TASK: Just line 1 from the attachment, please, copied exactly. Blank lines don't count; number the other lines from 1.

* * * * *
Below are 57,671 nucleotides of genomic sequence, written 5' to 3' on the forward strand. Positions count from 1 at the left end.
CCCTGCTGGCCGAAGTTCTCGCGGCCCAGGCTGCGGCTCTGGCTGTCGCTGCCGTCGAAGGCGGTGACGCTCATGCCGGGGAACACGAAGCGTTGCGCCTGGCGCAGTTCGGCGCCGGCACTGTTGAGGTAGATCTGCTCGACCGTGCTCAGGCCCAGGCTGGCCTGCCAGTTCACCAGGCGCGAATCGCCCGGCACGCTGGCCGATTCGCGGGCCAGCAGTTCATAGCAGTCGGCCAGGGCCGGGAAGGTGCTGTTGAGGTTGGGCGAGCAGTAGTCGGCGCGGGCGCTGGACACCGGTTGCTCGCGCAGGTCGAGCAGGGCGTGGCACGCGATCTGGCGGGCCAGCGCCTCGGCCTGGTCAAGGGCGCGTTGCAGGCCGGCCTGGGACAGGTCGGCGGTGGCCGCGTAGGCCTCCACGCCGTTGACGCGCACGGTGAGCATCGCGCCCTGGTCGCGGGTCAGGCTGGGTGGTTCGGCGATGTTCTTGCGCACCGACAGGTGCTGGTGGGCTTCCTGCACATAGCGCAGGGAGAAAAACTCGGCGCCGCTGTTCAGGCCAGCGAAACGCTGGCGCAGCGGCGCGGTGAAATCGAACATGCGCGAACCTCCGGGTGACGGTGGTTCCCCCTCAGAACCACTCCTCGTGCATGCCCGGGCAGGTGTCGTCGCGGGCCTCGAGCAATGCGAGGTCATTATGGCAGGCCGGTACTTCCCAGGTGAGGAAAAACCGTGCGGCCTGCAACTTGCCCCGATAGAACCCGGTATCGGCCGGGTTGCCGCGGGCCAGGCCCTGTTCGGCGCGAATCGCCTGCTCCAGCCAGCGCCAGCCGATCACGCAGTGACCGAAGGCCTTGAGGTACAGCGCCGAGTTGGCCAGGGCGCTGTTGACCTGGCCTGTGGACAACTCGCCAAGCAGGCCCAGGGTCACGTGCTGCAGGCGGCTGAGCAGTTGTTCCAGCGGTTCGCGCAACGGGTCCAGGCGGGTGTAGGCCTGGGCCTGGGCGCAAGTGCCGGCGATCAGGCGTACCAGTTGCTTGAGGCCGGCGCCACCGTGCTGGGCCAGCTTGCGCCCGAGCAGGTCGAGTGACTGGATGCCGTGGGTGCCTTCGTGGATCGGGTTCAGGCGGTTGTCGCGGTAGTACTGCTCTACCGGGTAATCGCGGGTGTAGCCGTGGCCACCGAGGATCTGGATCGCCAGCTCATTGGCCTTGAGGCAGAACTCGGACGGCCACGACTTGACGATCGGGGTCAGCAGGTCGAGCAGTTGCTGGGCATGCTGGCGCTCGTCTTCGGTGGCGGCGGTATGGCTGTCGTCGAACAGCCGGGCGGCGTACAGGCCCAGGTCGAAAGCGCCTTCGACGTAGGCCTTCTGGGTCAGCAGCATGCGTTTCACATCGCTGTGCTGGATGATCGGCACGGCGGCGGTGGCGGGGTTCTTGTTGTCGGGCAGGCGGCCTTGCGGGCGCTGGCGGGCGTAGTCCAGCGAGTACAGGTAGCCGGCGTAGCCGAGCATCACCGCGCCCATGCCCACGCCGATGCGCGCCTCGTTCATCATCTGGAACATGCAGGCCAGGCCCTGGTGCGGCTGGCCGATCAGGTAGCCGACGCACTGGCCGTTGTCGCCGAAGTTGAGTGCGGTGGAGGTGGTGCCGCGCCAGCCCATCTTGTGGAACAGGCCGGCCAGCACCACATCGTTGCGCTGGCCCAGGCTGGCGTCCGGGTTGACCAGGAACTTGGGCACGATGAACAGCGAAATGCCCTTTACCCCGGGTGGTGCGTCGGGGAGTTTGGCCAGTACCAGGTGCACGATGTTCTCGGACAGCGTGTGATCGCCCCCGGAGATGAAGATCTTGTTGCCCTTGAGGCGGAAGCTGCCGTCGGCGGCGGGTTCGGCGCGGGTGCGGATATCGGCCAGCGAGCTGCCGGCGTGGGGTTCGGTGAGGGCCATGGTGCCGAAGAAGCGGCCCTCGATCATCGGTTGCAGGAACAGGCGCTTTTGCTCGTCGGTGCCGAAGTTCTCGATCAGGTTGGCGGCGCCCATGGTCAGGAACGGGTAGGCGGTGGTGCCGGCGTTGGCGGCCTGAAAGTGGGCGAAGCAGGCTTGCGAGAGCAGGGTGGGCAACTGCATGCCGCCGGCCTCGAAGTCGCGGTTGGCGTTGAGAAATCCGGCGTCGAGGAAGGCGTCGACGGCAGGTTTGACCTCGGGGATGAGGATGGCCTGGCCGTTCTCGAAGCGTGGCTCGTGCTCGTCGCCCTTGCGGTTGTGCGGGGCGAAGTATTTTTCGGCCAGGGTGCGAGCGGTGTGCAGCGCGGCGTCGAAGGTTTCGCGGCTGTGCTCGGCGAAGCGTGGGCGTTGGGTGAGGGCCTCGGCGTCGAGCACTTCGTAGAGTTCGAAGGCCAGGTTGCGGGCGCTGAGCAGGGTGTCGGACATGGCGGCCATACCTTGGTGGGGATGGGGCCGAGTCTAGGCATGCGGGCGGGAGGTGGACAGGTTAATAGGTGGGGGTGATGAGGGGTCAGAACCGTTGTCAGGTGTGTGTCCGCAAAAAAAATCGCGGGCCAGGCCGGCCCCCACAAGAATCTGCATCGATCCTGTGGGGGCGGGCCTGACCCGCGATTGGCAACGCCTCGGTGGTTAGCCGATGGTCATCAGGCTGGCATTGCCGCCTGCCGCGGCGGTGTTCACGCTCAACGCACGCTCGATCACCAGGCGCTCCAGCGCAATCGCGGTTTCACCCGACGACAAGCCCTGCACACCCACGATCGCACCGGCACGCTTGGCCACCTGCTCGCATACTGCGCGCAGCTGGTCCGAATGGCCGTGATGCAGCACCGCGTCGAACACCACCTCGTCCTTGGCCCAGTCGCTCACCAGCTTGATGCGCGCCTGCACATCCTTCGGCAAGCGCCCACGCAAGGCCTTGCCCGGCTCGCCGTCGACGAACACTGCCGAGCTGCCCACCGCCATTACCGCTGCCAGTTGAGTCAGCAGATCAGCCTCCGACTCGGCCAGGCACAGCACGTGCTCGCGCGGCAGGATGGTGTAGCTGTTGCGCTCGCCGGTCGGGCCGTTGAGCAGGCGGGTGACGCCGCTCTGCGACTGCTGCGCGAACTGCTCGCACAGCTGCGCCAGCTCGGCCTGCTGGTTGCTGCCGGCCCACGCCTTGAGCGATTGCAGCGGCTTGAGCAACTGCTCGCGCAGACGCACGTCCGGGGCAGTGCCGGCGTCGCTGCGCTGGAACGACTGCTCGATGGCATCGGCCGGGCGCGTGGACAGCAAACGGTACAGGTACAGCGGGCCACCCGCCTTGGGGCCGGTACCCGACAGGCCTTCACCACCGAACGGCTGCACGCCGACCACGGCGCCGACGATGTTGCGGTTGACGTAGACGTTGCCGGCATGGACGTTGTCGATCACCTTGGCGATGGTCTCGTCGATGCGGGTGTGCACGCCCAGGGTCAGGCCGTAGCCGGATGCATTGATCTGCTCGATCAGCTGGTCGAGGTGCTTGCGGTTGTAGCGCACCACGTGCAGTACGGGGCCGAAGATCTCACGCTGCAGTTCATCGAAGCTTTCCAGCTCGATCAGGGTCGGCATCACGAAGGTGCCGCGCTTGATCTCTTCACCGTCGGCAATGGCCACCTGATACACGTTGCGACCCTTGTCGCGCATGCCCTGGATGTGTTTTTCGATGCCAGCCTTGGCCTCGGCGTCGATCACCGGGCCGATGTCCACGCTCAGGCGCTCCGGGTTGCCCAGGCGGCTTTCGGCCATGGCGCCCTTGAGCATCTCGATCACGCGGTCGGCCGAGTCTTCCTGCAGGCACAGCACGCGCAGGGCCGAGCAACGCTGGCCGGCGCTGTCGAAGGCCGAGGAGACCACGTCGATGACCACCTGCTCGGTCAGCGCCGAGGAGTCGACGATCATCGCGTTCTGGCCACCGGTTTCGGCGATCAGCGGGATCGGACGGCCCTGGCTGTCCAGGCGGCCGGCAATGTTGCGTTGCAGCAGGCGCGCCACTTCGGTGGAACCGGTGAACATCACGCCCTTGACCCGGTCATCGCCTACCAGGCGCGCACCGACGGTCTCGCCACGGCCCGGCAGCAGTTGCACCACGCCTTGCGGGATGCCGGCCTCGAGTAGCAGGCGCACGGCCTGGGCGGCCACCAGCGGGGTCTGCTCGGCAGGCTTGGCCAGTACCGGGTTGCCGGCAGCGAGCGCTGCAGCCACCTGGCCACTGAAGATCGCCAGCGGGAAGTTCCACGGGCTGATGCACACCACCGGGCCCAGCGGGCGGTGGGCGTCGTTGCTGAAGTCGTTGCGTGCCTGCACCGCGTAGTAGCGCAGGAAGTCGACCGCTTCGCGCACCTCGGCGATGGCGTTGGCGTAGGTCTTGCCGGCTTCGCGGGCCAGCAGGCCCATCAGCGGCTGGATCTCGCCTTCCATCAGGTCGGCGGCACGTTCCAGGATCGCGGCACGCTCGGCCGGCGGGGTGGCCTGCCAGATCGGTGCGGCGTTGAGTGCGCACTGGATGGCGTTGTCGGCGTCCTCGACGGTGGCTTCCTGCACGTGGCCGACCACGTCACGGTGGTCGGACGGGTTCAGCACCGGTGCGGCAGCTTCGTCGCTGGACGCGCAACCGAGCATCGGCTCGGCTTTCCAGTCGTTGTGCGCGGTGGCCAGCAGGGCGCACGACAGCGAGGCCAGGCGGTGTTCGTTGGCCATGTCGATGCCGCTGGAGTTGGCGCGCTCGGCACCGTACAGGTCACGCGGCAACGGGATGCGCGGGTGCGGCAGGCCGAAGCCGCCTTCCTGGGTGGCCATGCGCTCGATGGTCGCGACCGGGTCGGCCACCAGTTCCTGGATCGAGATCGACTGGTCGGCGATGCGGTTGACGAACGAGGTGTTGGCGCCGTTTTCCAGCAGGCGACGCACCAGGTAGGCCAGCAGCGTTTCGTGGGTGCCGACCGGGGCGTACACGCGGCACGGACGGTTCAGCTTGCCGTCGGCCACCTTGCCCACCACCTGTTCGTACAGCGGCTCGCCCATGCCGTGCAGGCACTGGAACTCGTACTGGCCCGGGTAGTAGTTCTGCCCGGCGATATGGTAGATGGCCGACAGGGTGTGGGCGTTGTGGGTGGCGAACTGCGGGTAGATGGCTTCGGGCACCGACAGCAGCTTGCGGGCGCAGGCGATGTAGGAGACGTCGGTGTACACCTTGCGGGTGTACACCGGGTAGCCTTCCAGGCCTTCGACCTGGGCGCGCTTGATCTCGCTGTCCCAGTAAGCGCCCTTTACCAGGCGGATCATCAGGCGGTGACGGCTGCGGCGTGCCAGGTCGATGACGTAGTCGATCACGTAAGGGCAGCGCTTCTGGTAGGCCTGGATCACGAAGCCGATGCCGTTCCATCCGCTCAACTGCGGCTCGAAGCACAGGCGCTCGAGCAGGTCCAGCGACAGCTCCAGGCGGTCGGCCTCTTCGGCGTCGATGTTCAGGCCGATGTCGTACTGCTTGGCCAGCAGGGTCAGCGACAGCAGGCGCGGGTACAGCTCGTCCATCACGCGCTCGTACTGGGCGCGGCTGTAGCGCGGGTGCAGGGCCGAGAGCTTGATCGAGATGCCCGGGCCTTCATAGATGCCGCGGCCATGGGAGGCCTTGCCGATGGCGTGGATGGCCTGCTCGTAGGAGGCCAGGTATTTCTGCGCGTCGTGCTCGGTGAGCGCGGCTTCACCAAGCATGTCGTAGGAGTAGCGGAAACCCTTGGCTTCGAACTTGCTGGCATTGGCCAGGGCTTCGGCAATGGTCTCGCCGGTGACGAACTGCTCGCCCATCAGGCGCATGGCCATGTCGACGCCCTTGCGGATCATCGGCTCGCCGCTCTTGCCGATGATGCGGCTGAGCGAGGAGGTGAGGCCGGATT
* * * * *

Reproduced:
Below are 57,671 nucleotides of genomic sequence, written 5' to 3' on the forward strand. Positions count from 1 at the left end.